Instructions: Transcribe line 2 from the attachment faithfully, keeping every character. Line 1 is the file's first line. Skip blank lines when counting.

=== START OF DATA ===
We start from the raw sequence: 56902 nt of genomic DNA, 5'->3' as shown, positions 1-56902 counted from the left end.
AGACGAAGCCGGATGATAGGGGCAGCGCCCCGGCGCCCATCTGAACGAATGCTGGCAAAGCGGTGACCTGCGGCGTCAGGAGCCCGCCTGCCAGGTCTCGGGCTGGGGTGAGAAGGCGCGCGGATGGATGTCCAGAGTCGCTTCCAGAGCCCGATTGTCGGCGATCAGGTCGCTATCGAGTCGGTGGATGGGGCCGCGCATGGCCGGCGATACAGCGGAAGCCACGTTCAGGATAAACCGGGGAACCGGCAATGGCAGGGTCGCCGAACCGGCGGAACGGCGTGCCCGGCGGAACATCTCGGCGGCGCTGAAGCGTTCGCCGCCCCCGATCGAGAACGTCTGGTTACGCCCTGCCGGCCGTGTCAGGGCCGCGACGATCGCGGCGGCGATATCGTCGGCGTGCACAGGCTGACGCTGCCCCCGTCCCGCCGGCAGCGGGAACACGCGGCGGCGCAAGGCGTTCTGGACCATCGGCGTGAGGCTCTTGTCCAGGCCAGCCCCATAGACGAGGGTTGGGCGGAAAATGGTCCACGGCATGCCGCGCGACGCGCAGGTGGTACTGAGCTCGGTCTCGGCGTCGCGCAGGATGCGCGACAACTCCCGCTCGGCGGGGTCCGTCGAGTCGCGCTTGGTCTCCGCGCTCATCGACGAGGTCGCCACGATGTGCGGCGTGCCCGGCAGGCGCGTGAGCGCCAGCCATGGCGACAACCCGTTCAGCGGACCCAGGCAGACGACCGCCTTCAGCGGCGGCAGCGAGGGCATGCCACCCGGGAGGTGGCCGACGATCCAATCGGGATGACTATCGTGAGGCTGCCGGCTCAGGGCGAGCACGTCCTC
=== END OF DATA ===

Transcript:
AGACGAAGCCGGATGATAGGGGCAGCGCCCCGGCGCCCATCTGAACGAATGCTGGCAAAGCGGTGACCTGCGGCGTCAGGAGCCCGCCTGCCAGGTCTCGGGCTGGGGTGAGAAGGCGCGCGGATGGATGTCCAGAGTCGCTTCCAGAGCCCGATTGTCGGCGATCAGGTCGCTATCGAGTCGGTGGATGGGGCCGCGCATGGCCGGCGATACAGCGGAAGCCACGTTCAGGATAAACCGGGGAACCGGCAATGGCAGGGTCGCCGAACCGGCGGAACGGCGTGCCCGGCGGAACATCTCGGCGGCGCTGAAGCGTTCGCCGCCCCCGATCGAGAACGTCTGGTTACGCCCTGCCGGCCGTGTCAGGGCCGCGACGATCGCGGCGGCGATATCGTCGGCGTGCACAGGCTGACGCTGCCCCCGTCCCGCCGGCAGCGGGAACACGCGGCGGCGCAAGGCGTTCTGGACCATCGGCGTGAGGCTCTTGTCCAGGCCAGCCCCATAGACGAGGGTTGGGCGGAAAATGGTCCACGGCATGCCGCGCGACGCGCAGGTGGTACTGAGCTCGGTCTCGGCGTCGCGCAGGATGCGCGACAACTCCCGCTCGGCGGGGTCCGTCGAGTCGCGCTTGGTCTCCGCGCTCATCGACGAGGTCGCCACGATGTGCGGCGTGCCCGGCAGGCGCGTGAGCGCCAGCCATGGCGACAACCCGTTCAGCGGACCCAGGCAGACGACCGCCTTCAGCGGCGGCAGCGAGGGCATGCCACCCGGGAGGTGGCCGACGATCCAATCGGGATGACTATCGTGAGGCTGCCGGCTCAGGGCGAGCACGTCCTC